Benjamin Schlevin

The French anti-Semitism forges a fairly curious picture, sometime as  the Jewish filthy usurer, sometimes as a wealthy banker, sometimes as intellectual dilettante, it must be present as a way of parasite greedy and unable to work with his hands, unable to live and die for an ideal.
In this dangerous nonsense, Benjamin Schlevin opposes a quiet strength, very simple reality. The environment in which he introduces us is little-known from French people, however represents a significant fraction of Judaism. These are the countless foreign Jewish workers who fled pogroms in Eastern Europe; yet so common during the interwar period, and sought an asylum in our country, better than asylum: a chance to live like men. These are workers, and these  work hard with their hands, they are beings sometimes raised by a passion of human brotherhood, and ready to sacrifice everything for their ideals. Jostled by police, fired and hauling, treated as pariahs, they still felt welcomed, accepted, they more or less vaguely recognized the depth of French liberty and they offered body and soul to France ...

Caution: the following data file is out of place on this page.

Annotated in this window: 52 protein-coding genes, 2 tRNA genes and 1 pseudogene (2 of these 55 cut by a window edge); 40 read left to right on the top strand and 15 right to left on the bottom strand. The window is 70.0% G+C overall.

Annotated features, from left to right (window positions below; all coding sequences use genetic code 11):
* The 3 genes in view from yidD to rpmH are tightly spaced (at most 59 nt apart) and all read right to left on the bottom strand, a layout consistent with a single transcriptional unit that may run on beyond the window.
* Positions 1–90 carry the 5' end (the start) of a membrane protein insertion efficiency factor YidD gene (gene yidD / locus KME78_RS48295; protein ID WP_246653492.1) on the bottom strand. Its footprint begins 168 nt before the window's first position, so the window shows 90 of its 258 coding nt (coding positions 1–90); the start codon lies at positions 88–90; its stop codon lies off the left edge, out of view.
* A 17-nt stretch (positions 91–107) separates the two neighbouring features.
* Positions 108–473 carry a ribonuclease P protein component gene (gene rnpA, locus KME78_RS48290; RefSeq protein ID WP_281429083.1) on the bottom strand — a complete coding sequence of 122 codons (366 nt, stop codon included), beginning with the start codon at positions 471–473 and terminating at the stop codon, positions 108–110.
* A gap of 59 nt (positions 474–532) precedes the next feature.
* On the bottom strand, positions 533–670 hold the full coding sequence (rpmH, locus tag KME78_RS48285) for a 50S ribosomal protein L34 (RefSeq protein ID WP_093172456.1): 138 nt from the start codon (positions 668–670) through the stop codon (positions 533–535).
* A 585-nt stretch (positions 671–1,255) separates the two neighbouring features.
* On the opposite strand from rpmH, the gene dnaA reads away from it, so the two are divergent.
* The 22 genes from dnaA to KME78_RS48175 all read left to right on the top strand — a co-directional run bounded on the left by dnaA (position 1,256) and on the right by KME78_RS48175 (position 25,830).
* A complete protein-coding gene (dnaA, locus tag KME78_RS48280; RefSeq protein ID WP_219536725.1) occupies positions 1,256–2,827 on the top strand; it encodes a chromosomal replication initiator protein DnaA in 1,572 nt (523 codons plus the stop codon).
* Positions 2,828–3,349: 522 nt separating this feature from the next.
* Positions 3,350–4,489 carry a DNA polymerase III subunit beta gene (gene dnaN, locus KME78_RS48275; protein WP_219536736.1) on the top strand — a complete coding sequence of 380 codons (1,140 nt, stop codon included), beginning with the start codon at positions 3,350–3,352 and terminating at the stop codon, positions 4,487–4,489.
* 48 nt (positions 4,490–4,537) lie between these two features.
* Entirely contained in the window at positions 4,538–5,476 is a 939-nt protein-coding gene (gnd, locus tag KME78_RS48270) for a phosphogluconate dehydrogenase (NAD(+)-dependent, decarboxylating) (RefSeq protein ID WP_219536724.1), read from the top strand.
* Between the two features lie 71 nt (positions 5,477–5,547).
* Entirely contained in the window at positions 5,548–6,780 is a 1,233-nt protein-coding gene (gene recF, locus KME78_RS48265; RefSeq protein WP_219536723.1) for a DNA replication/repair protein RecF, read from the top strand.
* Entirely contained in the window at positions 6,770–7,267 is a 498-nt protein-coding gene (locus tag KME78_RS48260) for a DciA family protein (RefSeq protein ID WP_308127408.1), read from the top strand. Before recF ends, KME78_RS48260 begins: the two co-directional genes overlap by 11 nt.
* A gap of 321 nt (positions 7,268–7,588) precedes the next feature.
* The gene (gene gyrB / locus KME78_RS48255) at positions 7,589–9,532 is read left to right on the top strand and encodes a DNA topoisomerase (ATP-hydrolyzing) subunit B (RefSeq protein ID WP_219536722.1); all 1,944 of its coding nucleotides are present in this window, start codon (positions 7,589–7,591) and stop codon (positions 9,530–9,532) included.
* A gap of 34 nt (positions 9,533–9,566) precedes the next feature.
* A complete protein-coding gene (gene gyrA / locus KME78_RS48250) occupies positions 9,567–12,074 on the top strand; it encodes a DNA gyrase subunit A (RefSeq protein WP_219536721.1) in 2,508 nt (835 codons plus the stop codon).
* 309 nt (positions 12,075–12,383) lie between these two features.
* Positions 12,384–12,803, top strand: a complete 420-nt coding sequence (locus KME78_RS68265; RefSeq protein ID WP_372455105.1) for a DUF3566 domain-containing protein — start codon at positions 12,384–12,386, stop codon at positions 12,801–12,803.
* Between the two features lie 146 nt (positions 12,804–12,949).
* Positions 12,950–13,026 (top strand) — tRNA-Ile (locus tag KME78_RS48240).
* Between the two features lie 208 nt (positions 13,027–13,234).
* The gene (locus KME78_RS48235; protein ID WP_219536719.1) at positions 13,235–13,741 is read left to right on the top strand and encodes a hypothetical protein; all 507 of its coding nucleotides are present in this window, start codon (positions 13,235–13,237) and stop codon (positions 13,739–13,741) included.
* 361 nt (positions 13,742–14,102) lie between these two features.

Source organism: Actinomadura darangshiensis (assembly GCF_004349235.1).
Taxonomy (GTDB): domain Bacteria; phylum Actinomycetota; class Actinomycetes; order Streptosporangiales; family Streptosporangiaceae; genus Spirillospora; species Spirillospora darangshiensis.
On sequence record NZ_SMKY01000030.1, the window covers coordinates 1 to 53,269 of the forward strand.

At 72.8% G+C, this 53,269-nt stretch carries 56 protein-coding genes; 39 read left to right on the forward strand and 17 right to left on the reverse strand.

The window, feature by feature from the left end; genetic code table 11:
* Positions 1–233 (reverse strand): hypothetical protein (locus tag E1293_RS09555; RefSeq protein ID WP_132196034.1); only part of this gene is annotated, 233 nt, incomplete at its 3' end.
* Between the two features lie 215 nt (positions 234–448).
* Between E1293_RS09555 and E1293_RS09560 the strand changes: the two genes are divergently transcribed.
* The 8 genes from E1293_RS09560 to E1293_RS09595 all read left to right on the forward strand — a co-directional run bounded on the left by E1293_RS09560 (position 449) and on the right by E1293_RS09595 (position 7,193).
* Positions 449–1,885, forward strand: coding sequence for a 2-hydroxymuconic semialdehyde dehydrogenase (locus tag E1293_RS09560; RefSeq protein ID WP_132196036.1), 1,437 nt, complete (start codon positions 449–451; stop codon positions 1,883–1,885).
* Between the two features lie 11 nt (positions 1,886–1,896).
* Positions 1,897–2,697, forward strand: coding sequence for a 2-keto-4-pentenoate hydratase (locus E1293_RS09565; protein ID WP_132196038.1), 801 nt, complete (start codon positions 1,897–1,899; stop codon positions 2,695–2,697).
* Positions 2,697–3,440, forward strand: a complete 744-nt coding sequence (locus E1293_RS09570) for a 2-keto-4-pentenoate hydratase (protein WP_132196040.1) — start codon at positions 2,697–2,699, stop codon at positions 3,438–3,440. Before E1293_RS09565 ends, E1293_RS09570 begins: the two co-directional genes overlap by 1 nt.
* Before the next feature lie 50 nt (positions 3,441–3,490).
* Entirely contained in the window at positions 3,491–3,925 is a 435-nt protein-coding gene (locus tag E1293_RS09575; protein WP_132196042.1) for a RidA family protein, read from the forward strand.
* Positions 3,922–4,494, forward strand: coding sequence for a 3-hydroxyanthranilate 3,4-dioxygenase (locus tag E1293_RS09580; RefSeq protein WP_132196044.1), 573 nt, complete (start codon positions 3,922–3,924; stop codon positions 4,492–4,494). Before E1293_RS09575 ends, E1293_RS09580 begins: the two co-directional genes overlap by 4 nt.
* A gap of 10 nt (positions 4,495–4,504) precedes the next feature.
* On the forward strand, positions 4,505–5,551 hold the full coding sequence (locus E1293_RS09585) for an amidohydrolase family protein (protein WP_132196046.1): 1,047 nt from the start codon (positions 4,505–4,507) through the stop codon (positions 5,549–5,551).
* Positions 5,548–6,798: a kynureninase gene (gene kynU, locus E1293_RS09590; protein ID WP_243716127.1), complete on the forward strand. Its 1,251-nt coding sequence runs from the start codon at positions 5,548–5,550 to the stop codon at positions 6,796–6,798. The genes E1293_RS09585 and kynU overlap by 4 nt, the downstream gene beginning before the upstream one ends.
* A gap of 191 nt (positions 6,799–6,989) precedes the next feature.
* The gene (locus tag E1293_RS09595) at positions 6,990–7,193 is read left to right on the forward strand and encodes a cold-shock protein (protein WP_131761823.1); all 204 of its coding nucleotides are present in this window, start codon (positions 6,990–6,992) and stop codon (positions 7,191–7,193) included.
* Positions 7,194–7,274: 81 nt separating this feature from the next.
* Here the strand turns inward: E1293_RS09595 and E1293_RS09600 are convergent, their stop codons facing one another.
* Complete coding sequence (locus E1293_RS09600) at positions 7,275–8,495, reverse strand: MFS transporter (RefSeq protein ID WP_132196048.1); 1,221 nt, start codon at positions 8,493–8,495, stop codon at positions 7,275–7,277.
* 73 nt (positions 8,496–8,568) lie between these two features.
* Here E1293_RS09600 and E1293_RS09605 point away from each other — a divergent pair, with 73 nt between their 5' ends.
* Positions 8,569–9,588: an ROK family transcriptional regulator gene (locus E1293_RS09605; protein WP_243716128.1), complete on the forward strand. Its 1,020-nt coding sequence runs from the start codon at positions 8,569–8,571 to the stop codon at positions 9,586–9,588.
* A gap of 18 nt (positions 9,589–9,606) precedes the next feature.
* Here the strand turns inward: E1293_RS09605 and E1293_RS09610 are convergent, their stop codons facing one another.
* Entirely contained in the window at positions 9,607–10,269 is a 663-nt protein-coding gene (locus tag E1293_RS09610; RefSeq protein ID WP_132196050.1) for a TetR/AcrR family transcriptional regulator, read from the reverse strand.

Benjamin Schlevin is itself one of the "Jews of Belleville." Born in Brest-Litovsk in 1913, admitted to the École Normale of Teachers of Wilno (Vinius), he could not support the anti-Semitic atmosphere that poisoned Poland at that time; he fled and came to settle in France, country of human rights, freedom, and dignity. And as journeyman printer he earned his living. Yes, this academic intellectual, this writer with already an abundant literary work, worked as a laborer ...
In 1939, Schlevin engaged in the French army and campaigned in the infantry at “23 ème Regiment de Marche des Volontaires Etrangers”, after which it was taken in captivity until May 1945, in a camp in Bavaria. Again, we see the writer who testifies. No gap between him and the foreigners that he depicts, nor between him and the mass of the French population.  A full community of destiny, with exemplary value...
Belleville ... For us, the name called the image of the popular Paris of worker, with his suburban accent, his banter very French ...


Extract from the preface of the book "The Jews of Belleville" of
By Roger Benjamin Schlevin Ikor (Prix Goncourt 1955)